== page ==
So to recap thus far: no job for me, savings wiped out by car issues and illness, Sam had a reduced income from what we had had, and I was spiraling towards depression since I was unable to find another job and felt guilty for my parting of ways with AT&T. Allow me to state, unequivocally, that it's a good thing I have an amazing husband. At this point, I think many couples would have been at the yelling and accusing part of the equation. Thankfully, God blessed me with an understanding husband, who told me on numerous occasions he still thought it a good idea that I was gone from AT&T, even if it meant things were tight.
About the second week of November, I privately decided I could not continue the way I had been. I was spending all of my time either looking for jobs or playing on WoW. My sleeping schedule was in disarray. My house around me was in disarray. My finances were in disarray. My life was in disarray. And Christmas was coming.
I knew we weren't going to have much in the way of disposable income for Christmas, but I wanted to make sure I had good gifts for the people in our lives. So I started looking around the 'Net for cheap, homemade Christmas gift ideas. In doing so, I came across two different site types which would be integral in changing my thought processes. The first were "Frugality" sites; these were website dedicated to finding ways to save money and be good stewards of said money. The second types were "Homemaking" sites; these were websites for men and women who for whatever reason didn't have jobs in the workforce, but instead stayed home and took care of it.
As I read through the sites, several things crystallized in my mind.
1. I needed to build myself a schedule. No more going to sleep "when tired" and getting up "when I woke up." No more spending all day, every day at my computer, either searching for jobs or playing computer games. I needed a list of things to do each day and a set time to do it.
2. I needed to get the house under control and keep it under control. In general, since I moved out on my own, I'd been pretty good about keeping up with the house--typically by having a big cleaning day 2-3 times a month. But this meant that in the weeks between cleaning binges, the house would get pretty wild and overwhelming. I decided that if I was going to be home a good deal of the time, then my home should reflect that fact.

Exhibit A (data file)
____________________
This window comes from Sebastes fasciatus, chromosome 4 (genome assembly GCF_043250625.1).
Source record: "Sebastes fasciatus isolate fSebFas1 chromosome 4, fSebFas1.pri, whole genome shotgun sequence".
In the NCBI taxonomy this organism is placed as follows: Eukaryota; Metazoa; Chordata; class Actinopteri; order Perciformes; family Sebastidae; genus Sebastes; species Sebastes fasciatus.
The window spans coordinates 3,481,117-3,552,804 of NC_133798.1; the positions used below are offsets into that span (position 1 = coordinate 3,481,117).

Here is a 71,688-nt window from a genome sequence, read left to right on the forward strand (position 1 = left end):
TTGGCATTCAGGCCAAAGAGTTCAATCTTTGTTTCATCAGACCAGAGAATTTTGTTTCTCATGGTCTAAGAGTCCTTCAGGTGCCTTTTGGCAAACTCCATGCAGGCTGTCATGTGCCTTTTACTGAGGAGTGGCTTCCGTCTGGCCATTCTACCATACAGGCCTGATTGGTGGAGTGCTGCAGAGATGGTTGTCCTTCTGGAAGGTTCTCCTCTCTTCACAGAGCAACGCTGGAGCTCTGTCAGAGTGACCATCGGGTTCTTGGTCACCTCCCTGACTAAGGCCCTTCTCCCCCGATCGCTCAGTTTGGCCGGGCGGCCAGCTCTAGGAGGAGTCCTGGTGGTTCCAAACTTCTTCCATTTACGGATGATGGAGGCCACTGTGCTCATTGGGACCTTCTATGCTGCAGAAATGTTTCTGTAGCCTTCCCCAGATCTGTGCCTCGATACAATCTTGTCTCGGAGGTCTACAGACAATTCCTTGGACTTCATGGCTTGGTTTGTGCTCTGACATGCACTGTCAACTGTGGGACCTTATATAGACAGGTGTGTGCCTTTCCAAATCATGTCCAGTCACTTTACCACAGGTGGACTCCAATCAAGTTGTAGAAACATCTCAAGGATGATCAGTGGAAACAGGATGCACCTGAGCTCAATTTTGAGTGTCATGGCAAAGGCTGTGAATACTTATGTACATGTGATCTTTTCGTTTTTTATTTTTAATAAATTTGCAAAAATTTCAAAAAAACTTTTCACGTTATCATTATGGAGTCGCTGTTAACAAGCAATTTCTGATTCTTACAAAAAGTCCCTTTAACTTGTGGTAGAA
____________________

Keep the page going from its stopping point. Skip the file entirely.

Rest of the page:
3. It was time to accept the fact that I would get a job when God wanted me to, not when I wanted to. As such, we needed to look at what we were spending money on each month, and figure out how to reduce the bills. It wasn't going to be pleasant, but it needed to be done. This also meant finding ways to reduce home expenditures--food, household products, etc.
4. Lastly, but most importantly, I needed to start relying on God and letting Him get us through this, instead of constantly worrying about it and making myself sick with stress. He feeds the sparrows in the air, and clothes the lily in the fields. He wasn't going to let us starve.
By the time Sam got home from rehearsal that night, I had skeleton of a plan, and by the time we went to bed that night, we had given it some meat as well.
I drew up a schedule for myself for the following two weeks leading up to Thanksgiving. I would get up when Sam did to go to classes and allow an hour and a half to do morning ablutions, make us breakfast and coffee, and then pack him a lunch and send him off for the day. Next would follow an hour and a half of intensive job hunting/applying. At the end of that time, I would spend an hour cleaning something specific around the apartment. (i.e. today I dust, tomorrow I vacuum, etc). If Sam had a short day and was home for lunch, I'd cook us lunch and then spend the rest of the day hanging out with Sam. Otherwise, I'd make a sandwich for myself, and then spend to afternoon working on projects. In this case, those projects were Christmas presents.